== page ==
“If you guys only knew how much fun we have over here – This is the real Disneyland. Come here and join us,” Kastigar said in a recruitment video for the terror group al-Shabab before his death. On Facebook in 2013, McCain paid tribute to Kastigar.

A Twitter feed attributed to McCain says that he converted to Islam a decade ago, which he called the “best thing that ever happened to [him].” In June, the account retweeted another ISIS supporter who said, “It takes a warrior to understand a warrior. Pray for ISIS.”

NBC News first reported McCain’s purported death in the conflict, citing the FSA as well as pictures posted on Twitter that appear to show McCain after he was killed. The FSA tweet claimed two Americans had been killed in the same bout of fighting, but the second American has not been identified.

McCain is not the first American to die in the brutal fighting in Syria. U.S. officials say Moner Mohammad Abu-Salha blew himself up in a coordinated suicide attack in Syria in May. Abu-Salha was reportedly fighting for al-Nusra, a rival rebel group to ISIS.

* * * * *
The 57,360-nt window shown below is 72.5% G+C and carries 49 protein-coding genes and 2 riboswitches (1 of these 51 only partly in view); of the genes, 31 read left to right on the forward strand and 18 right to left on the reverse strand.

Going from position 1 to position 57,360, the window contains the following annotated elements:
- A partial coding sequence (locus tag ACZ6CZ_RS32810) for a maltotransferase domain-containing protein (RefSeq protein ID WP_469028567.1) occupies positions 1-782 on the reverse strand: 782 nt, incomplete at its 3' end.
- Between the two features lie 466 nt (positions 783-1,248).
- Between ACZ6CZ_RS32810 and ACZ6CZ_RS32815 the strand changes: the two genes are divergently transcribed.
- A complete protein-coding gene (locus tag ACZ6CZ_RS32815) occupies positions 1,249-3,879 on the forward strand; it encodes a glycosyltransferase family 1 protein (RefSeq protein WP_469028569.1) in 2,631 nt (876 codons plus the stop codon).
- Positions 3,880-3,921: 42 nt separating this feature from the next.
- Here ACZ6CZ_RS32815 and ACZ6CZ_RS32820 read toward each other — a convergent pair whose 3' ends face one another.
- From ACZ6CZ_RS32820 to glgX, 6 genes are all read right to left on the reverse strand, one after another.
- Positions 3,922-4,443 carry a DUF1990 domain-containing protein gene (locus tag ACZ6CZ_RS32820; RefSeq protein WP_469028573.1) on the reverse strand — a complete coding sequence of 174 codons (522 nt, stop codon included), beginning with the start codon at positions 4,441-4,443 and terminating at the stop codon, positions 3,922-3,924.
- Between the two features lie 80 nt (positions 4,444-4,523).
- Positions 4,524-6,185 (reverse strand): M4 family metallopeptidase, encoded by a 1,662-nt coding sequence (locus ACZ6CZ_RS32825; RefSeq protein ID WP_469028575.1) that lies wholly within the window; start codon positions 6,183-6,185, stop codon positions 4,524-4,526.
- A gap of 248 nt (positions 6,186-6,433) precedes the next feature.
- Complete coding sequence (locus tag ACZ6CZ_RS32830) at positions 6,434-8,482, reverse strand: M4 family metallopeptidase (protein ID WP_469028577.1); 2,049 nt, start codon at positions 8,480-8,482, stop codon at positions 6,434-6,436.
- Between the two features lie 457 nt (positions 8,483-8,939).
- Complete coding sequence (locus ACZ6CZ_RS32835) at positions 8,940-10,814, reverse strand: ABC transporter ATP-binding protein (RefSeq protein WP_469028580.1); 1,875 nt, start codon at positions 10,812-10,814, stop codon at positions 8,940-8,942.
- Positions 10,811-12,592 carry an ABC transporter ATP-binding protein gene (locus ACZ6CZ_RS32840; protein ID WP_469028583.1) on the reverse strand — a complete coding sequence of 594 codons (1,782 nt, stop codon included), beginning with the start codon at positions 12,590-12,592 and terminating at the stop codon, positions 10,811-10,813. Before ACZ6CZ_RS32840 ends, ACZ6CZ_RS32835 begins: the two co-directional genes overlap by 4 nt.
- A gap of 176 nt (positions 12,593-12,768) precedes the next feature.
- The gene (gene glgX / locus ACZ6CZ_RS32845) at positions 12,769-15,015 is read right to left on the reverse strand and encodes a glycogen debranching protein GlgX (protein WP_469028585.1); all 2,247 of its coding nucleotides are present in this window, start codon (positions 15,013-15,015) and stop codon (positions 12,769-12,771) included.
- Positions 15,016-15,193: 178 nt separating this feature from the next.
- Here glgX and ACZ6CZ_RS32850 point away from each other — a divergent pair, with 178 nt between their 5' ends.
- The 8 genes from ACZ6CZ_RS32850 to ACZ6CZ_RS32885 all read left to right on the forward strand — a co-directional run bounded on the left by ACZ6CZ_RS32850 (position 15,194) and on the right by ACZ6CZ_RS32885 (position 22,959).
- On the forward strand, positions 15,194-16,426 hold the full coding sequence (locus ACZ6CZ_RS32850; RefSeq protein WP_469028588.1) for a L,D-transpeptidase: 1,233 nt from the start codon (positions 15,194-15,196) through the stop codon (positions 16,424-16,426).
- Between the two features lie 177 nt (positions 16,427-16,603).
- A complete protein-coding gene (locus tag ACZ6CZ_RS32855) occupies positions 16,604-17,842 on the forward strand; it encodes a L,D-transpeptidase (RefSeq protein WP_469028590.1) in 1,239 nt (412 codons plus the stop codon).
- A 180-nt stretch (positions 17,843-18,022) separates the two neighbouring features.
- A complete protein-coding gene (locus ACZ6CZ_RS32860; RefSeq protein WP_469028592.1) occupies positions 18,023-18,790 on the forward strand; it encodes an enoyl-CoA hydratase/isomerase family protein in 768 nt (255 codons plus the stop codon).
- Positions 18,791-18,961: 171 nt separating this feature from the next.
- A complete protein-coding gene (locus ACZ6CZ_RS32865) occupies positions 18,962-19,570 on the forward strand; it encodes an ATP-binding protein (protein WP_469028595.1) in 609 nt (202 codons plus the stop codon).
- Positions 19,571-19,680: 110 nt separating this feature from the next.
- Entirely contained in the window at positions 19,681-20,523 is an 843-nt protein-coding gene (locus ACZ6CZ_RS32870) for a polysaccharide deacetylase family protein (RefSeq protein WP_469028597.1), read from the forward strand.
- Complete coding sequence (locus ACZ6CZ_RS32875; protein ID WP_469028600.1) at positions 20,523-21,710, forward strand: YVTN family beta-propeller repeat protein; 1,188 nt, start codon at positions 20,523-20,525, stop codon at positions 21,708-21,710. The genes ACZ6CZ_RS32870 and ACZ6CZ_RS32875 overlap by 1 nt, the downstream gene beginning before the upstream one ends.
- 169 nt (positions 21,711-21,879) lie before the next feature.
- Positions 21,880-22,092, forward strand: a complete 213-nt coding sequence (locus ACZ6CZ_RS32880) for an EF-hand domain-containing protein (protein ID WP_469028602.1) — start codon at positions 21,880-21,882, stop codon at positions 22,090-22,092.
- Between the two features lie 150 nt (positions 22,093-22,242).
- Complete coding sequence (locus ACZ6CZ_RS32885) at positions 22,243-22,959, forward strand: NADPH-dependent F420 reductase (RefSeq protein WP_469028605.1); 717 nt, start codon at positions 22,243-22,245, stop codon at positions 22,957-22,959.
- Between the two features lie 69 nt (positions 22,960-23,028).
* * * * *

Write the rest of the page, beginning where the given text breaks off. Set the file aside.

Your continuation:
More troubling to U.S. officials, Abu-Salha was able to return to the U.S. for months after receiving training in Syria, before he went back to the front lines.

U.S. and European security officials have been sounding the alarm for months over their citizens traveling to the conflict in Syria and Iraq, receiving terror training and potentially returning home to wreak havoc. U.S. officials have estimated more than 12,000 foreign fighters have joined extremist groups in Syria, some 100 of them Americans.

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Israel Accepts Cease-Fire Plan to End War Against Hamas

iStock/Thinkstock(JERUSALEM) -- After 50 days of fighting in Gaza, both Israel and Hamas have agreed to a new open-ended cease-fire that began at noon eastern time on Tuesday.